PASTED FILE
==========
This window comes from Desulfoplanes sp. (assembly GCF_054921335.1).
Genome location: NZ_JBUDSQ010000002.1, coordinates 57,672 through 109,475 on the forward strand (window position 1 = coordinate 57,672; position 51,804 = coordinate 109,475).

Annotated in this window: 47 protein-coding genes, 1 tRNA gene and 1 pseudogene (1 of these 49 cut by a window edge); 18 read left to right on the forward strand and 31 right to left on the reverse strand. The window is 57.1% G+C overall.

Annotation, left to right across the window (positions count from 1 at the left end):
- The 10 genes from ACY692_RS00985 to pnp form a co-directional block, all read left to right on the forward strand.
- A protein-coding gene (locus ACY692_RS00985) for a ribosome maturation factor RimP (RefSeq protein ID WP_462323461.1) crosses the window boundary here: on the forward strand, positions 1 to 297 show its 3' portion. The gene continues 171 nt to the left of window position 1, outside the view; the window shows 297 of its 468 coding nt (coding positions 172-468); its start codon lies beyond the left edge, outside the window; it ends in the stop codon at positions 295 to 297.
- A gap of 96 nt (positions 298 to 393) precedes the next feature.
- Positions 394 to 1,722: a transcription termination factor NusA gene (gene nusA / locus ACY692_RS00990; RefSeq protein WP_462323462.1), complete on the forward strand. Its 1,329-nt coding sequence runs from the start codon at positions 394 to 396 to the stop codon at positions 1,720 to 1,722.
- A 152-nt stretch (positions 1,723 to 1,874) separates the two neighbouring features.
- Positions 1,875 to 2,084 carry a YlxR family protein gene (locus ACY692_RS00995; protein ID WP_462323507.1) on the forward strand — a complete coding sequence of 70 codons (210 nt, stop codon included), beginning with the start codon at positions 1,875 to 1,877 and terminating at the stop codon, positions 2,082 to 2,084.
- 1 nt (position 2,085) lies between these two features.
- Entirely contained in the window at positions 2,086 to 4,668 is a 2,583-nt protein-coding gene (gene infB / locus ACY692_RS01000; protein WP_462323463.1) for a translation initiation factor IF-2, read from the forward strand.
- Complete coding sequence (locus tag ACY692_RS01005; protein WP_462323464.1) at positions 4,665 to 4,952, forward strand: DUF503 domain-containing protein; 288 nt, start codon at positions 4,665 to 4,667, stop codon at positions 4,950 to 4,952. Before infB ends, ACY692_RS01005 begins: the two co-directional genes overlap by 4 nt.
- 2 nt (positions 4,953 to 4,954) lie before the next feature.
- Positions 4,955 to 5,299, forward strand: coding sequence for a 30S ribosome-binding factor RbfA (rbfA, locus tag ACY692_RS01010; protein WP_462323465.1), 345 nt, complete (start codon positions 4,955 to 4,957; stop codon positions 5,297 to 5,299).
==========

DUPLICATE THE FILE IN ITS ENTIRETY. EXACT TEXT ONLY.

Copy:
This window comes from Desulfoplanes sp. (assembly GCF_054921335.1).
Genome location: NZ_JBUDSQ010000002.1, coordinates 57,672 through 109,475 on the forward strand (window position 1 = coordinate 57,672; position 51,804 = coordinate 109,475).

Annotated in this window: 47 protein-coding genes, 1 tRNA gene and 1 pseudogene (1 of these 49 cut by a window edge); 18 read left to right on the forward strand and 31 right to left on the reverse strand. The window is 57.1% G+C overall.

Annotation, left to right across the window (positions count from 1 at the left end):
- The 10 genes from ACY692_RS00985 to pnp form a co-directional block, all read left to right on the forward strand.
- A protein-coding gene (locus ACY692_RS00985) for a ribosome maturation factor RimP (RefSeq protein ID WP_462323461.1) crosses the window boundary here: on the forward strand, positions 1 to 297 show its 3' portion. The gene continues 171 nt to the left of window position 1, outside the view; the window shows 297 of its 468 coding nt (coding positions 172-468); its start codon lies beyond the left edge, outside the window; it ends in the stop codon at positions 295 to 297.
- A gap of 96 nt (positions 298 to 393) precedes the next feature.
- Positions 394 to 1,722: a transcription termination factor NusA gene (gene nusA / locus ACY692_RS00990; RefSeq protein WP_462323462.1), complete on the forward strand. Its 1,329-nt coding sequence runs from the start codon at positions 394 to 396 to the stop codon at positions 1,720 to 1,722.
- A 152-nt stretch (positions 1,723 to 1,874) separates the two neighbouring features.
- Positions 1,875 to 2,084 carry a YlxR family protein gene (locus ACY692_RS00995; protein ID WP_462323507.1) on the forward strand — a complete coding sequence of 70 codons (210 nt, stop codon included), beginning with the start codon at positions 1,875 to 1,877 and terminating at the stop codon, positions 2,082 to 2,084.
- 1 nt (position 2,085) lies between these two features.
- Entirely contained in the window at positions 2,086 to 4,668 is a 2,583-nt protein-coding gene (gene infB / locus ACY692_RS01000; protein WP_462323463.1) for a translation initiation factor IF-2, read from the forward strand.
- Complete coding sequence (locus tag ACY692_RS01005; protein WP_462323464.1) at positions 4,665 to 4,952, forward strand: DUF503 domain-containing protein; 288 nt, start codon at positions 4,665 to 4,667, stop codon at positions 4,950 to 4,952. Before infB ends, ACY692_RS01005 begins: the two co-directional genes overlap by 4 nt.
- 2 nt (positions 4,953 to 4,954) lie before the next feature.
- Positions 4,955 to 5,299, forward strand: coding sequence for a 30S ribosome-binding factor RbfA (rbfA, locus tag ACY692_RS01010; protein WP_462323465.1), 345 nt, complete (start codon positions 4,955 to 4,957; stop codon positions 5,297 to 5,299).